Again we find ourselves with little to report on the baseball front. Aside from today’s earlier postings about Roger Clemens and Joba Chamberlain and Trevor’s wrap up on the Dominican winter leagues, we have some more things to read about.

First up, Kat O’Brien at Newsday has some tidbits. One about Teixeira and another about Pettitte:

Mel Didier, a veteran Rangers scout who has known Teixeira since he was drafted, thinks his transition will be seamless. “You never know how somebody will react to that environment in New York,” Didier said, “but I think Mark will be fine. I really do. He’s a very focused individual, and he really wants to win.”

Didier praised Teixeira’s patience at the plate, as did Rangers hitting coach Rudy Jaramillo. Didier said Teixeira should drive in anywhere from 100 to 140 runs, depending on who hits in front of him. Jaramillo talked about how the switch-hitting Teixeira has improved at the plate by studying opposing pitchers and better learning his swing.

Offensively, Teixeira has the strengths of both Abreu and Giambi. He boasts a high on-base percentage (.410 in 2008), walked even more than he struck out in 2008 and is the home run threat that Giambi was when healthy.

A Yankees official said nothing has been decided on Andy Pettitte. He said chances are less than 50-50 that Pettitte will be back, “but not a lot less.” It all depends on whether the Steinbrenners want to add $10 million or more to the payroll for Pettitte, given that they just committed $423.5 million to Sabathia, Burnett and Teixeira.

It’s comforting to know more and more professionals think Tex will be just fine in New York. I know he will be. Anyone who grows up idolizing Mattingly like my brother and I did will fit in well. We all also know Tex is an offensive asset, and if he hits in front of A-Rod (and Posada/Matsui), he will help bring home some runners.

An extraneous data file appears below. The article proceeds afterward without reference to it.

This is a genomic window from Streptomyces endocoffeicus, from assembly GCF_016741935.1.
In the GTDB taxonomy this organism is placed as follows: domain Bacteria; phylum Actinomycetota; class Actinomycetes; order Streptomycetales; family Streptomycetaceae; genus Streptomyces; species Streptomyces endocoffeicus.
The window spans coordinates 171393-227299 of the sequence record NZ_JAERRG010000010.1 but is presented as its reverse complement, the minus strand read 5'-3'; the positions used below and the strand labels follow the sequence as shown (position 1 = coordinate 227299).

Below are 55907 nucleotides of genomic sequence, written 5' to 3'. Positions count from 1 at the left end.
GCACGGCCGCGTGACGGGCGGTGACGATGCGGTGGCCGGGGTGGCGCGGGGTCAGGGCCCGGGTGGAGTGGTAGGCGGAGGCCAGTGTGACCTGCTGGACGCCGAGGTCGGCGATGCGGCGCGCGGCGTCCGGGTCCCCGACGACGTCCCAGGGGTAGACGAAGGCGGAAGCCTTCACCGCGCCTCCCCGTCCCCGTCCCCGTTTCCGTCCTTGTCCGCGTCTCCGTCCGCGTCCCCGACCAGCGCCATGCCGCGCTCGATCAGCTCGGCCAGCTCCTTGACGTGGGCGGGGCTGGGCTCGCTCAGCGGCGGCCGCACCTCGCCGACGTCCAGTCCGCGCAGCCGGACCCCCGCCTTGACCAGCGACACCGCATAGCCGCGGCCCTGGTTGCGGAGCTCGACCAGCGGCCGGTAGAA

On the Pettitte front, there’s nothing new except the wording that it’s “not much less” than 50/50.

Next, we have this Tex peiece by Oren Yaniv of the Daily News. According to Yaniv’s article, Tex is a player with deep roots to his hometown, his high school friends, and is devoted to the big city life and charitable causes. In 2006, Tex was one of the few dozen players who had pink bats on Mother’s Day, a cause close to his heart as his own mother went through her own battle against breast cancer. Tex has also donated several tens of thousands of dollars towards youth programs and scholarships. The more I hear about Tex, the more I am glad the Yankees went out for him. Of course, all of that could change if he doesn’t produce offensively, but Tex gives the Yankees an public relations asset to go along with Derek Jeter.

Last, a piece on by Nick Cafardo says that the Manny Ramirez-to-New York news won’t die.

Ramirez is next up for Boras. By Teixeira signing with the Yankees, it likely eliminated Ramirez from going there, though the drama of Ramirez vs. the Red Sox and the ratings bonanza that would mean for YES (let alone NESN) is still tugging a tad at the purse strings of some members the Yankees’ brass.

Sure, the Yankees would love nothing more than to give it to the Sox by taking Ramirez (and after stealing Damon in 2005 and Tex last week), it is not a realistic option for the Yankees to add another 2-3 year contact for possibly $75 million. The Yankees have everything they need, except a good centerfielder. I’m okay with where the Yankees stand right now with Cabrera and Gardner and would prefer to stick with it the way it is.